Celebrate the Life of America’s First Woman in Space

SallyRideStamp

Target: Patrick R. Donahoe, United States Postmaster General and CEO of the United States Postal Service

Goal: Celebrate the life of Sally Ride, the first American female in space, by honoring her with a commemorative stamp.

Professor, scholar, pioneer, writer, physicist, and astronaut—Sally Ride was known for many things, but it was perhaps the last title that she will be remembered for the most. After a 17-month long battle with pancreatic cancer, Sally Ride succumbed to the disease on Monday. She was 61 years old.

In a statement made after the news of her death reached the public, President Barack Obama applauded Ride for her contribution to the American public and culture. “Sally was a national hero and a powerful role model,” said Obama. “She inspired generations of young girls to reach the stars.”

It was in 1978, after already earning her doctorate in physics from California’s Stanford University, that Ride was selected as a candidate for NASA’s astronaut program. She would go on to beat out five other women to become the first American female to go into space. On two different occasions she would take the journey (in 1983 and 1984)—clocking in a total of 343 hours.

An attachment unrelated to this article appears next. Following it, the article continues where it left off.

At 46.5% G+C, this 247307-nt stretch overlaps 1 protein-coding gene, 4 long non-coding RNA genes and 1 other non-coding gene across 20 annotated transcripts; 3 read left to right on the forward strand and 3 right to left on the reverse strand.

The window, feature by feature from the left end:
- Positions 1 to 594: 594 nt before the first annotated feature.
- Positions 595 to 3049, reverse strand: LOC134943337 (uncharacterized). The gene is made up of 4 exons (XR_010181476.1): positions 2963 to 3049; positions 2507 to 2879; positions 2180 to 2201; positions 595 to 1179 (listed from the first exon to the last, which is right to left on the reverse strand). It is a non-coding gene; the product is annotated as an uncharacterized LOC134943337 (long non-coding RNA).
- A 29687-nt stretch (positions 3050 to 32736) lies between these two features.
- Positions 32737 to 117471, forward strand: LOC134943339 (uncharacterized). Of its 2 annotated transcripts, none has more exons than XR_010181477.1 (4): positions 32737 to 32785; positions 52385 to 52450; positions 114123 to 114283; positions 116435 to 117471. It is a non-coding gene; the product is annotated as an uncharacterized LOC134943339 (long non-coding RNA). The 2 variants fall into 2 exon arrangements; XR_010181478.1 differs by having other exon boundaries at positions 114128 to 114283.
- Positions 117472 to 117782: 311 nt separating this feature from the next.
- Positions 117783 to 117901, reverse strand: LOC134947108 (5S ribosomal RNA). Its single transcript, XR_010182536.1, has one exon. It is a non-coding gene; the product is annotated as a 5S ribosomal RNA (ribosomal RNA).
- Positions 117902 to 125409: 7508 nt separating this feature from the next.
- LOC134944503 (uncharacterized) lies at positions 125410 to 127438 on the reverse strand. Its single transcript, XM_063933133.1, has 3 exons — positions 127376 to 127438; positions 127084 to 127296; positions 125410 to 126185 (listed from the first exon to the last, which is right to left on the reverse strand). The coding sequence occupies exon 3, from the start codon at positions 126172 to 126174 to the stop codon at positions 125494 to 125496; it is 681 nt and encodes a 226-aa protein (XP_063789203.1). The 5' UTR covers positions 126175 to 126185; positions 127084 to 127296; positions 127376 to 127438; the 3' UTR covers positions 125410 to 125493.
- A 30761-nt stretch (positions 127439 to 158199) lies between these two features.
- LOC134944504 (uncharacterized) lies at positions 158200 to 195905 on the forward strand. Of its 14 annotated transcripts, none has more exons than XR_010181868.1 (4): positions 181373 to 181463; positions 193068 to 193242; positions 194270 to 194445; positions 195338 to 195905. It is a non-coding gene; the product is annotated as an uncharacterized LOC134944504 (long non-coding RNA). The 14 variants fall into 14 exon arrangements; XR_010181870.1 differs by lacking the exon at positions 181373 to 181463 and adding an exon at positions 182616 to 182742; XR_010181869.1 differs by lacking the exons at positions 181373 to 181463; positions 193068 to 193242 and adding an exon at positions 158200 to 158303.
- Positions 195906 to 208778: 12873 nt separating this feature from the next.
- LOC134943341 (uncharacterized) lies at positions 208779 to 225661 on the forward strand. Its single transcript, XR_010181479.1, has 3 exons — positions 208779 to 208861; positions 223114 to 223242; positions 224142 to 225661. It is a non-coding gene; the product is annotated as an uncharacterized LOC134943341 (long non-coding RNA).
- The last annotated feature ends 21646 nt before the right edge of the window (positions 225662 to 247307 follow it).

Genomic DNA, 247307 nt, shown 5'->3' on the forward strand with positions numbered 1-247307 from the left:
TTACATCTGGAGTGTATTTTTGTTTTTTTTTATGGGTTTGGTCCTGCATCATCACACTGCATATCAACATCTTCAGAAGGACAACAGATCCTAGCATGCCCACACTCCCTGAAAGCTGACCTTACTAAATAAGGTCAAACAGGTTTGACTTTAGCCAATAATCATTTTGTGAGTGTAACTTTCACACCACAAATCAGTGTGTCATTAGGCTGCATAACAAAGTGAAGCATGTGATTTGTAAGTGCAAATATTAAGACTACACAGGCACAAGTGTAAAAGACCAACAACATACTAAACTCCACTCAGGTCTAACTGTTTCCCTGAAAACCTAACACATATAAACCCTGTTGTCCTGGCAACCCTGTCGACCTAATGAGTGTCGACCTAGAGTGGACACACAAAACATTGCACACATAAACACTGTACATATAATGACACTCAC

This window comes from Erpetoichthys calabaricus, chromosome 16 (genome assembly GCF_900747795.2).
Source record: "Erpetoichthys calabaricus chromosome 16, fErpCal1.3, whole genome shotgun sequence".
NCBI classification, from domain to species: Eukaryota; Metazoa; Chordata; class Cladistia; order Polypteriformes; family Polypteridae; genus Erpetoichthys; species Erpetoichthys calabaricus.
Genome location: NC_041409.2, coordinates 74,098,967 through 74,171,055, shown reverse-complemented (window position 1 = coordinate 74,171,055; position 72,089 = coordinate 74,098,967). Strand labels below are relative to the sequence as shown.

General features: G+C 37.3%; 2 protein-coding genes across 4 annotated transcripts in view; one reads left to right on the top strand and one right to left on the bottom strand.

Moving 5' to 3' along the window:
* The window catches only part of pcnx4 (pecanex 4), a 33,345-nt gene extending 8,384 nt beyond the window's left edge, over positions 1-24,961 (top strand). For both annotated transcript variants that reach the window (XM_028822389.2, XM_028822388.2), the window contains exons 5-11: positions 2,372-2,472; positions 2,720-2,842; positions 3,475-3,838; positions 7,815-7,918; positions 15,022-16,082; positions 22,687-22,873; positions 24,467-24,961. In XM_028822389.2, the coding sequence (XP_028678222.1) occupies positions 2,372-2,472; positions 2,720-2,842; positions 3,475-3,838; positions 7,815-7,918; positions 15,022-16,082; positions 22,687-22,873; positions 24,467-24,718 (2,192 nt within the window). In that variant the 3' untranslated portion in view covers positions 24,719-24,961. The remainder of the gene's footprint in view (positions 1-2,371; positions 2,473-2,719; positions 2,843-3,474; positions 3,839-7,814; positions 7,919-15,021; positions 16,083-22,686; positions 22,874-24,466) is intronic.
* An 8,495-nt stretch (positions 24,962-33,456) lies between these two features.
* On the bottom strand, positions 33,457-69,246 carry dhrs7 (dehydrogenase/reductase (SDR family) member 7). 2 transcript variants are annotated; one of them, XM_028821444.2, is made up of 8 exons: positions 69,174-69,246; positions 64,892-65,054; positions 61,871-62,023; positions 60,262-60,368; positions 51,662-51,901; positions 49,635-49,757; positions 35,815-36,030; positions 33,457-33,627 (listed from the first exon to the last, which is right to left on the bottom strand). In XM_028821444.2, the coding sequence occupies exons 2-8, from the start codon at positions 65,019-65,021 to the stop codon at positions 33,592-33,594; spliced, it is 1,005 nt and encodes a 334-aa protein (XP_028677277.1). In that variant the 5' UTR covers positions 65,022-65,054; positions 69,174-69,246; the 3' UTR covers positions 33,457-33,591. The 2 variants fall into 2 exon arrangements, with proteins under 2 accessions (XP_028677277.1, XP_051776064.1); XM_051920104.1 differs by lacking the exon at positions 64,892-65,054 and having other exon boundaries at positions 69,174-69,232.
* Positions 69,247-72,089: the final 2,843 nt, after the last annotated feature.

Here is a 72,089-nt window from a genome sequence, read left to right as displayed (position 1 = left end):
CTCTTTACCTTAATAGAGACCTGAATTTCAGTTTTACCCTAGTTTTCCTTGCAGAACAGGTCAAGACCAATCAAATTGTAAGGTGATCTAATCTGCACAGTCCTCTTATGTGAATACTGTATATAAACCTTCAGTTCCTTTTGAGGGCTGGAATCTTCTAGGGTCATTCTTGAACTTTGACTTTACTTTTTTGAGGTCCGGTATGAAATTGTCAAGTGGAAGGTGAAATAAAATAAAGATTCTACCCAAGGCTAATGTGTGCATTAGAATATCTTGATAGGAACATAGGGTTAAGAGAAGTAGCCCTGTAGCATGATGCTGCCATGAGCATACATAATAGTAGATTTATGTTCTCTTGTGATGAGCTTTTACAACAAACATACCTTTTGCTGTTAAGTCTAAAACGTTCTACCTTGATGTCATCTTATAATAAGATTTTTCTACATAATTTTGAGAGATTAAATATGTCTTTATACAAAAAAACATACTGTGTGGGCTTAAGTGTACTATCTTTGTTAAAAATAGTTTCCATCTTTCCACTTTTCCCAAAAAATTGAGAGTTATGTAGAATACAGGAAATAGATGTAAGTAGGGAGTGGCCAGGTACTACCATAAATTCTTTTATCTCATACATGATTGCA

Even on the ground, Ride was never very far from the space program. After the Columbia shuttle incident, Ride served on the commission investigating the event and was picked to serve on the president’s committee of science advisers. In a profession largely dominated by men, Sally Ride made a name for herself and inspired countless young women and girls to do the same.

“All adventures, especially into new territory, are scary,” Ride once said. But with Ride in the lead, even the scariest adventure is worth taking on. Tell the U.S. Postmaster General to honor Ride’s amazing life with her own commemorative stamp.

PETITION LETTER:

Dear Mr. Donahoe,

There is no doubt that Sally Ride was one of the most notable women in American history. As the first American woman into space, Ride paved the way for young women and girls all over the country to pursue the sciences—a field largely dominated by men at the time of her first launch in 1983.

And for Ride, space was not the finish line. The young astronaut wore many hats including, but not limited to, professor, physicist, author, and even stamp collector.

With her recent passing it only seems right to honor Ride in a fitting way. In the past, the United States commemorative postage stamps have honored a number of notable American authors, composers, inventors and educators. I urge you to add Sally Ride to that list.

Sincerely,

[Your Name Here]

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